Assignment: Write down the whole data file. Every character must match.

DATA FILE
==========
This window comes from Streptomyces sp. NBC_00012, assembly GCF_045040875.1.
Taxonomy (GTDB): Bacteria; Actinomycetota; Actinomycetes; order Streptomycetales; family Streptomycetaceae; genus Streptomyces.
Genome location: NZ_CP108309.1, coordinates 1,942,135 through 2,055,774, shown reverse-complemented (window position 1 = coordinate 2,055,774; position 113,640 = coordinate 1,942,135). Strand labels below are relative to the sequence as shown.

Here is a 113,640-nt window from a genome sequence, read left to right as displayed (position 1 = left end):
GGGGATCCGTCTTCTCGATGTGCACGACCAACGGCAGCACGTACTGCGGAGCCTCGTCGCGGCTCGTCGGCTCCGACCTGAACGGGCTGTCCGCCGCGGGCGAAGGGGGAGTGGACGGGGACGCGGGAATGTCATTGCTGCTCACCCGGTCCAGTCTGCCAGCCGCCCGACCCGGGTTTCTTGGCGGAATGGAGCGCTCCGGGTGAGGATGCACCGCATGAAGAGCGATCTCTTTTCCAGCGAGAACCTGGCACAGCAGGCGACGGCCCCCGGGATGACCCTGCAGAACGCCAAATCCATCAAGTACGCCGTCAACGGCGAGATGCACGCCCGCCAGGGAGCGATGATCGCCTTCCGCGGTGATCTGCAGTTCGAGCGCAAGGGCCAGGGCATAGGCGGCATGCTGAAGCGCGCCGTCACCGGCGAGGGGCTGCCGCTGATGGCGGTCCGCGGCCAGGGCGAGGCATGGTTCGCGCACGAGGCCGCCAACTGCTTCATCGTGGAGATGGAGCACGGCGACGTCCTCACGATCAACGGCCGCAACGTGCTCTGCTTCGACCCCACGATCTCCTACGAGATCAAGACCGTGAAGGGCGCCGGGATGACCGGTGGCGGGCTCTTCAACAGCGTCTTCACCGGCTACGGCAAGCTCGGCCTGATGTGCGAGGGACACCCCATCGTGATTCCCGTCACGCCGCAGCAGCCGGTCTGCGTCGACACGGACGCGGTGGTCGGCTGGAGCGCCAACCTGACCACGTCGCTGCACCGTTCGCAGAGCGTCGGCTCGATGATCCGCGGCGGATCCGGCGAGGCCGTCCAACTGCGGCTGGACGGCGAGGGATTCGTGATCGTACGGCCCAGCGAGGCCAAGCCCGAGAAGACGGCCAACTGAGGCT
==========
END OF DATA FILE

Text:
This window comes from Streptomyces sp. NBC_00012, assembly GCF_045040875.1.
Taxonomy (GTDB): Bacteria; Actinomycetota; Actinomycetes; order Streptomycetales; family Streptomycetaceae; genus Streptomyces.
Genome location: NZ_CP108309.1, coordinates 1,942,135 through 2,055,774, shown reverse-complemented (window position 1 = coordinate 2,055,774; position 113,640 = coordinate 1,942,135). Strand labels below are relative to the sequence as shown.

Here is a 113,640-nt window from a genome sequence, read left to right as displayed (position 1 = left end):
GGGGATCCGTCTTCTCGATGTGCACGACCAACGGCAGCACGTACTGCGGAGCCTCGTCGCGGCTCGTCGGCTCCGACCTGAACGGGCTGTCCGCCGCGGGCGAAGGGGGAGTGGACGGGGACGCGGGAATGTCATTGCTGCTCACCCGGTCCAGTCTGCCAGCCGCCCGACCCGGGTTTCTTGGCGGAATGGAGCGCTCCGGGTGAGGATGCACCGCATGAAGAGCGATCTCTTTTCCAGCGAGAACCTGGCACAGCAGGCGACGGCCCCCGGGATGACCCTGCAGAACGCCAAATCCATCAAGTACGCCGTCAACGGCGAGATGCACGCCCGCCAGGGAGCGATGATCGCCTTCCGCGGTGATCTGCAGTTCGAGCGCAAGGGCCAGGGCATAGGCGGCATGCTGAAGCGCGCCGTCACCGGCGAGGGGCTGCCGCTGATGGCGGTCCGCGGCCAGGGCGAGGCATGGTTCGCGCACGAGGCCGCCAACTGCTTCATCGTGGAGATGGAGCACGGCGACGTCCTCACGATCAACGGCCGCAACGTGCTCTGCTTCGACCCCACGATCTCCTACGAGATCAAGACCGTGAAGGGCGCCGGGATGACCGGTGGCGGGCTCTTCAACAGCGTCTTCACCGGCTACGGCAAGCTCGGCCTGATGTGCGAGGGACACCCCATCGTGATTCCCGTCACGCCGCAGCAGCCGGTCTGCGTCGACACGGACGCGGTGGTCGGCTGGAGCGCCAACCTGACCACGTCGCTGCACCGTTCGCAGAGCGTCGGCTCGATGATCCGCGGCGGATCCGGCGAGGCCGTCCAACTGCGGCTGGACGGCGAGGGATTCGTGATCGTACGGCCCAGCGAGGCCAAGCCCGAGAAGACGGCCAACTGAGGCT